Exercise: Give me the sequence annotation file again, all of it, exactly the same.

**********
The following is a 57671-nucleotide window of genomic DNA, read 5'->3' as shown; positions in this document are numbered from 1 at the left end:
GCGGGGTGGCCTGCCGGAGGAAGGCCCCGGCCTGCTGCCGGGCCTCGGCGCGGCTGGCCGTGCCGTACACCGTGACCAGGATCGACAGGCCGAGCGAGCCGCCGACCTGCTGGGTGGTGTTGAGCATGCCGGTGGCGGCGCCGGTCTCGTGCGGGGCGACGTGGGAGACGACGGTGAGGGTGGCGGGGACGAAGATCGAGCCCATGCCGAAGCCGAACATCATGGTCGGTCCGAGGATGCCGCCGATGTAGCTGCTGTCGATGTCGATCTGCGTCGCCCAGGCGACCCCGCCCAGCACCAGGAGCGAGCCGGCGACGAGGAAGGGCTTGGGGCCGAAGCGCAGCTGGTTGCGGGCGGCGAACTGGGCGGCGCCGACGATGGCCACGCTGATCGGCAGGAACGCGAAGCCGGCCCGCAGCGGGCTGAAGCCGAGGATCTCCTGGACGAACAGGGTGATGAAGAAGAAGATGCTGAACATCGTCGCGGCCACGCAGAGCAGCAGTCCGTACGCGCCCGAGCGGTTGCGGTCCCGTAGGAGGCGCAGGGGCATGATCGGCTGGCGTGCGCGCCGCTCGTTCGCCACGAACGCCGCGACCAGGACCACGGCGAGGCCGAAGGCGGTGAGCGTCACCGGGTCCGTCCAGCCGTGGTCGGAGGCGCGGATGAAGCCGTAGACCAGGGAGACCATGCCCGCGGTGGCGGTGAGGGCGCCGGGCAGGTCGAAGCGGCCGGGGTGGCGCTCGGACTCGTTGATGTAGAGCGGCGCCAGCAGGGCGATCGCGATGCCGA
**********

The following is a 57671-nucleotide window of genomic DNA, read 5'->3' as shown; positions in this document are numbered from 1 at the left end:
GCGGGGTGGCCTGCCGGAGGAAGGCCCCGGCCTGCTGCCGGGCCTCGGCGCGGCTGGCCGTGCCGTACACCGTGACCAGGATCGACAGGCCGAGCGAGCCGCCGACCTGCTGGGTGGTGTTGAGCATGCCGGTGGCGGCGCCGGTCTCGTGCGGGGCGACGTGGGAGACGACGGTGAGGGTGGCGGGGACGAAGATCGAGCCCATGCCGAAGCCGAACATCATGGTCGGTCCGAGGATGCCGCCGATGTAGCTGCTGTCGATGTCGATCTGCGTCGCCCAGGCGACCCCGCCCAGCACCAGGAGCGAGCCGGCGACGAGGAAGGGCTTGGGGCCGAAGCGCAGCTGGTTGCGGGCGGCGAACTGGGCGGCGCCGACGATGGCCACGCTGATCGGCAGGAACGCGAAGCCGGCCCGCAGCGGGCTGAAGCCGAGGATCTCCTGGACGAACAGGGTGATGAAGAAGAAGATGCTGAACATCGTCGCGGCCACGCAGAGCAGCAGTCCGTACGCGCCCGAGCGGTTGCGGTCCCGTAGGAGGCGCAGGGGCATGATCGGCTGGCGTGCGCGCCGCTCGTTCGCCACGAACGCCGCGACCAGGACCACGGCGAGGCCGAAGGCGGTGAGCGTCACCGGGTCCGTCCAGCCGTGGTCGGAGGCGCGGATGAAGCCGTAGACCAGGGAGACCATGCCCGCGGTGGCGGTGAGGGCGCCGGGCAGGTCGAAGCGGCCGGGGTGGCGCTCGGACTCGTTGATGTAGAGCGGCGCCAGCAGGGCGATCGCGATGCCGA